Rare Books 101

Collect books in a subject or of an author of genuine interest that is meaningful to you. Do not follow fashion. Do not collect rare books strictly as an investment but at the same time do not ignore opportunities to see your books appreciate in value.

Once you have decided on an area of interest, acquire the relevant bibliographies and reference books to that field. It is very important to learn the various points that identify first editions, first printings, first issues, first issue dust jackets, etc. Thus armed, you will avoid costly mistakes.

Acquire a copy of John Carter's ABC for Book Collectors. Still in print since it's original publication, it remains the standard reference to deciphering the jargon of collecting rare books and the rare book trade, the language of bibliography (book science), and book nomenclature. Mr. Carter, one of the giants of the rare book world during the 20th century, writes clearly, often with dry humor, on occasion with delightfully 'incorrigible prejudice.'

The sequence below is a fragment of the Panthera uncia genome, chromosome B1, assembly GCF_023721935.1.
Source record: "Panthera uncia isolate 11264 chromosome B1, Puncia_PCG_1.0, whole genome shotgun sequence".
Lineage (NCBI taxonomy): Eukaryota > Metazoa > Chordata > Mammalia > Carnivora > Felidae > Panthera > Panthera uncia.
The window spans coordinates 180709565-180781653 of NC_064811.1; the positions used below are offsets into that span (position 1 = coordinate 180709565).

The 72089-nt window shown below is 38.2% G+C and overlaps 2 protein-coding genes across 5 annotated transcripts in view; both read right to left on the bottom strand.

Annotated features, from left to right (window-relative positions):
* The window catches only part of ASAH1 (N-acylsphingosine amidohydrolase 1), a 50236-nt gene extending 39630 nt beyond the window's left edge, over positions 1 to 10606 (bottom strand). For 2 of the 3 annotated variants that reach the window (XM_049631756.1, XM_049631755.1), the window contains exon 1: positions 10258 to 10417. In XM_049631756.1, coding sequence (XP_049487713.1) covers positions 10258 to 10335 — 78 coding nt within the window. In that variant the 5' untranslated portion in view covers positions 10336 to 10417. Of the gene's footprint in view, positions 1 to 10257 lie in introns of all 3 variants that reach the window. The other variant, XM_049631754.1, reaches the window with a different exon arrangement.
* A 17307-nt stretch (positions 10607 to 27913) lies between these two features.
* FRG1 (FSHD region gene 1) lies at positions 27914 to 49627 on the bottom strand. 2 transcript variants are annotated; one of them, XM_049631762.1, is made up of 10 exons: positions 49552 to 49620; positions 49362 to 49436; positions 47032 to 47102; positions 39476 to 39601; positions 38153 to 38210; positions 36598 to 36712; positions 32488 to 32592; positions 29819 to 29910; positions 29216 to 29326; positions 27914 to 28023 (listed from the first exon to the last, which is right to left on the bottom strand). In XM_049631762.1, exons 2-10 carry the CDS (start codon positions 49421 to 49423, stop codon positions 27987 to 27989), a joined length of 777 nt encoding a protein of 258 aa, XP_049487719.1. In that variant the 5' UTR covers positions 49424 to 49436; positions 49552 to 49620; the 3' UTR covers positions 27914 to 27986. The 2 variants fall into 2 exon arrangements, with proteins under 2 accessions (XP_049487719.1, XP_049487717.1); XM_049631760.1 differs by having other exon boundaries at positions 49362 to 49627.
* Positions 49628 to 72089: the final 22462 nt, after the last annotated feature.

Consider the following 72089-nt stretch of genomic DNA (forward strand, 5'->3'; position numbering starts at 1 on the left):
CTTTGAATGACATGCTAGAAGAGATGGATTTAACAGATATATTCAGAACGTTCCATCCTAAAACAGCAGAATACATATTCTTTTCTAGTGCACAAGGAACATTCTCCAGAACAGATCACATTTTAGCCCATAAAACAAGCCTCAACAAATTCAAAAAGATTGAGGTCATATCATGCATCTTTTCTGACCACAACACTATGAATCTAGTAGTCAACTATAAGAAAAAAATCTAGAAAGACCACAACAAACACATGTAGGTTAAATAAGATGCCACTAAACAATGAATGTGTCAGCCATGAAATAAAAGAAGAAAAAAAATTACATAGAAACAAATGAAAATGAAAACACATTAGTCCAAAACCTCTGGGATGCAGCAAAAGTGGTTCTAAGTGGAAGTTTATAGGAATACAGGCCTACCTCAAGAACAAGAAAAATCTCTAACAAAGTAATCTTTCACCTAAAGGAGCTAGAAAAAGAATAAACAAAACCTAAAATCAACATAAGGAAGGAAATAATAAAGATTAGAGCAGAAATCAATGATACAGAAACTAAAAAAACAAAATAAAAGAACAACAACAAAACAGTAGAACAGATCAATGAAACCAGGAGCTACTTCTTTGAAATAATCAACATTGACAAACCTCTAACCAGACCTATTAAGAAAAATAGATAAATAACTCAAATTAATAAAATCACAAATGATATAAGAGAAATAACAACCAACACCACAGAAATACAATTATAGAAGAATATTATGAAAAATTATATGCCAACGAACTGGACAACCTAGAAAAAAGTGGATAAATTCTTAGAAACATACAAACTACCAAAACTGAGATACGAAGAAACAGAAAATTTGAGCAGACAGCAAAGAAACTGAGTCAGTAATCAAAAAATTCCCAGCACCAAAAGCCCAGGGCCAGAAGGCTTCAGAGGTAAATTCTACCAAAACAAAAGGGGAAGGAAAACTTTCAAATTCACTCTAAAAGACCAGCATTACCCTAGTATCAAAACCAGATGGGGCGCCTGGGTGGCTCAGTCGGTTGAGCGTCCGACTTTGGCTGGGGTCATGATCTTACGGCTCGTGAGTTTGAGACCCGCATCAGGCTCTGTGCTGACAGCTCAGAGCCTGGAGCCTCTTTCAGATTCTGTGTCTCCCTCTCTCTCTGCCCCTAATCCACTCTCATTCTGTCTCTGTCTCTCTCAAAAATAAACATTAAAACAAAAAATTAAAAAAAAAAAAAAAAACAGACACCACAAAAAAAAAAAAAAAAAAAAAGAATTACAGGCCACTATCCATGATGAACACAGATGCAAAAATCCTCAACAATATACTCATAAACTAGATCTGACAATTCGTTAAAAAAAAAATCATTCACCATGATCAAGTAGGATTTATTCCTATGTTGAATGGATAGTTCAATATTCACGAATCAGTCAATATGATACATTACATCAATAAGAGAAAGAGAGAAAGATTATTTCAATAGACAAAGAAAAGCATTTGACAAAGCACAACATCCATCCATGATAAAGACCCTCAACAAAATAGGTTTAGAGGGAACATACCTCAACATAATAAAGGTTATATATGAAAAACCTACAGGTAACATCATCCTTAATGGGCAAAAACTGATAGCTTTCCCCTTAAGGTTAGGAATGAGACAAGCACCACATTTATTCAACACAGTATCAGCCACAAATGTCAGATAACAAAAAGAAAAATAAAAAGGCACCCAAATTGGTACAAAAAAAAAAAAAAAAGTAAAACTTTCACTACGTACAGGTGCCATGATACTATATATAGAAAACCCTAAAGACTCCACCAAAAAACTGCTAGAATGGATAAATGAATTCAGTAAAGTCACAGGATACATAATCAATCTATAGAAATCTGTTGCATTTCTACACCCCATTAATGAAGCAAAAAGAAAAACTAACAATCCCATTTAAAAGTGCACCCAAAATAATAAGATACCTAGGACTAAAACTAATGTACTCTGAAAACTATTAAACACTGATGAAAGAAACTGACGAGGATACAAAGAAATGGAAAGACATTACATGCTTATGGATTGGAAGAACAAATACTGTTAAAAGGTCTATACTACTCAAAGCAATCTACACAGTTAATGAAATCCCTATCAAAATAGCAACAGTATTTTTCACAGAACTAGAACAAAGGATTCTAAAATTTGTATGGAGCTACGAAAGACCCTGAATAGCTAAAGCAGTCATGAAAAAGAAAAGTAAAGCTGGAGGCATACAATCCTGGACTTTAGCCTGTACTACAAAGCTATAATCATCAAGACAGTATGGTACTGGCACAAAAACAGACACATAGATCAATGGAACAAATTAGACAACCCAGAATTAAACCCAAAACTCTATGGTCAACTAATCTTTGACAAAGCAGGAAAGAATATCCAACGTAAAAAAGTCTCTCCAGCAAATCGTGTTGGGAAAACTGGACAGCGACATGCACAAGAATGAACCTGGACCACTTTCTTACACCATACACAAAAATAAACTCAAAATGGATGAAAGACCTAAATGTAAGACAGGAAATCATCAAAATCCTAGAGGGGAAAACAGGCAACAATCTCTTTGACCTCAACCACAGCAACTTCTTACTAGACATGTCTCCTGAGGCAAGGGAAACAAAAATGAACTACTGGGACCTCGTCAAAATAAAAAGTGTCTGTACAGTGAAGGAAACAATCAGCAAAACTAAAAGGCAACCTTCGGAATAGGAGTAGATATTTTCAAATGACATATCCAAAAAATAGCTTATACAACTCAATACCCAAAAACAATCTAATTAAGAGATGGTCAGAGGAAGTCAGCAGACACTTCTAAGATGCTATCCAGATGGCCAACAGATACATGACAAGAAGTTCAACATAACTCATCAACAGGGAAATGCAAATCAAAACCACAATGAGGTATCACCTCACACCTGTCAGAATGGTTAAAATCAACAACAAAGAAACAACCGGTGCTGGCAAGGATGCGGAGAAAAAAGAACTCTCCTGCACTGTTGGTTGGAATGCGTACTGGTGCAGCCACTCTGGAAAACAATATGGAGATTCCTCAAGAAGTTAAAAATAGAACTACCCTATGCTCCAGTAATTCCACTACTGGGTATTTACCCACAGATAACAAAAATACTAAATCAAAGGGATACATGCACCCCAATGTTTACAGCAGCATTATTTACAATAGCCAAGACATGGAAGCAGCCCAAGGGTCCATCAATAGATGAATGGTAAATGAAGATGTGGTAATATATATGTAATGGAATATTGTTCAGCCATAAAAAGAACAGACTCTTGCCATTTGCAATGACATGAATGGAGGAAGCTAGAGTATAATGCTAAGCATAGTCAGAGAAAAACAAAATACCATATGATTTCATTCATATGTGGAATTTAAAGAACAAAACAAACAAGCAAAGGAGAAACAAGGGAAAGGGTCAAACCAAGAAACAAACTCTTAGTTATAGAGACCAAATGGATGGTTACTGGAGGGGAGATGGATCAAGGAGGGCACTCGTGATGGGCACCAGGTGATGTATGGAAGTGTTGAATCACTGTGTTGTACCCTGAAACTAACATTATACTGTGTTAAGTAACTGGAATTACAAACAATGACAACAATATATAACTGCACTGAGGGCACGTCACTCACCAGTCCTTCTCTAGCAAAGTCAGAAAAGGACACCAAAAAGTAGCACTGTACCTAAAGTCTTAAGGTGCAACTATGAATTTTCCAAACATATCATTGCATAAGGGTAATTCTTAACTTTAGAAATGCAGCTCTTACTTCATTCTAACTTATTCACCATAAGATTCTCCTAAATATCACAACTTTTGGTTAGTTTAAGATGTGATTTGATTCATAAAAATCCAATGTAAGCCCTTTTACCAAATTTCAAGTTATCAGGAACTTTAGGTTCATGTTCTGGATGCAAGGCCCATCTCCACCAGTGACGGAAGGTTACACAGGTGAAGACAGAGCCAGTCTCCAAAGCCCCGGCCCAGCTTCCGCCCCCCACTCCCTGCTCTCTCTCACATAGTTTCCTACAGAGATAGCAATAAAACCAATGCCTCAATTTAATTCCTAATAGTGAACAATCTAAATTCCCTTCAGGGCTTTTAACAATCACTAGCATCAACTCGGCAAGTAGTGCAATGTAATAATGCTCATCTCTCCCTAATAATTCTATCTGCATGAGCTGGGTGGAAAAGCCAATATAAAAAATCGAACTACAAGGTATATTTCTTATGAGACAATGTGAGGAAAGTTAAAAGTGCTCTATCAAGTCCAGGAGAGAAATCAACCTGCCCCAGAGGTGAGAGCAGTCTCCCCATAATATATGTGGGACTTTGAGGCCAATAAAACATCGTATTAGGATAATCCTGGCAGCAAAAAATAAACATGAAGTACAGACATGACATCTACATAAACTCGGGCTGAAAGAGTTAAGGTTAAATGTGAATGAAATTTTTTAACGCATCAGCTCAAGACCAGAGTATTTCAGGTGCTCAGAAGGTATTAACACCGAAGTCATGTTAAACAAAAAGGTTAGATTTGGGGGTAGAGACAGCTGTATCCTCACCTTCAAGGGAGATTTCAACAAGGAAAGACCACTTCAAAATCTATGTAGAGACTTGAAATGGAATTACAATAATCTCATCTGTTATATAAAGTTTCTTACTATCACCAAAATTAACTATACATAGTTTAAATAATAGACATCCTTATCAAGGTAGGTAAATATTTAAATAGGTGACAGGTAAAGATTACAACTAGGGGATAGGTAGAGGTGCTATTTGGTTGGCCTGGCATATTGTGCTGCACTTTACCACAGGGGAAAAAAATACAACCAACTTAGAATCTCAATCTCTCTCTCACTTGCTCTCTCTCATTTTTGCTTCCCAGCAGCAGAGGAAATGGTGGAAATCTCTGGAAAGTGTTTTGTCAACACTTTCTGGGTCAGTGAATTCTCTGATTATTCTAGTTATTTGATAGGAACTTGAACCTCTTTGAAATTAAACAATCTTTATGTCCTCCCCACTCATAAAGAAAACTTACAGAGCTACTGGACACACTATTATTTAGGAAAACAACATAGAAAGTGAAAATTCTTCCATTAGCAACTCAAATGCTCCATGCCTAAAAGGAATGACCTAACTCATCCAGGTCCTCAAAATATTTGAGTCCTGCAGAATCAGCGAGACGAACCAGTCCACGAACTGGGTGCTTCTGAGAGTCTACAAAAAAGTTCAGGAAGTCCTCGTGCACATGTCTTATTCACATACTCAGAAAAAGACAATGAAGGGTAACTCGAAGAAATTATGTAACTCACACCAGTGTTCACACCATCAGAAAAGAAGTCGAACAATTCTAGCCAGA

Save for and buy the best possible copy of a desired book you can. Condition is everything when appraising a book's market value. It is always better to own five titles by a particular author in fine condition than fifteen titles by the same author in good or very good condition.

It is absolutely essential to develop a relationship with a knowledgeable and experienced rare book dealer who can provide guidance and whom you can trust. You cannot go blindly into collecting, nor have the blind lead you in your blindness (EBay). Visit rare book shops in your locality  and soon: they are slowing dying out. Definitely use the Internet as a tool but do not depend exclusively upon it for information.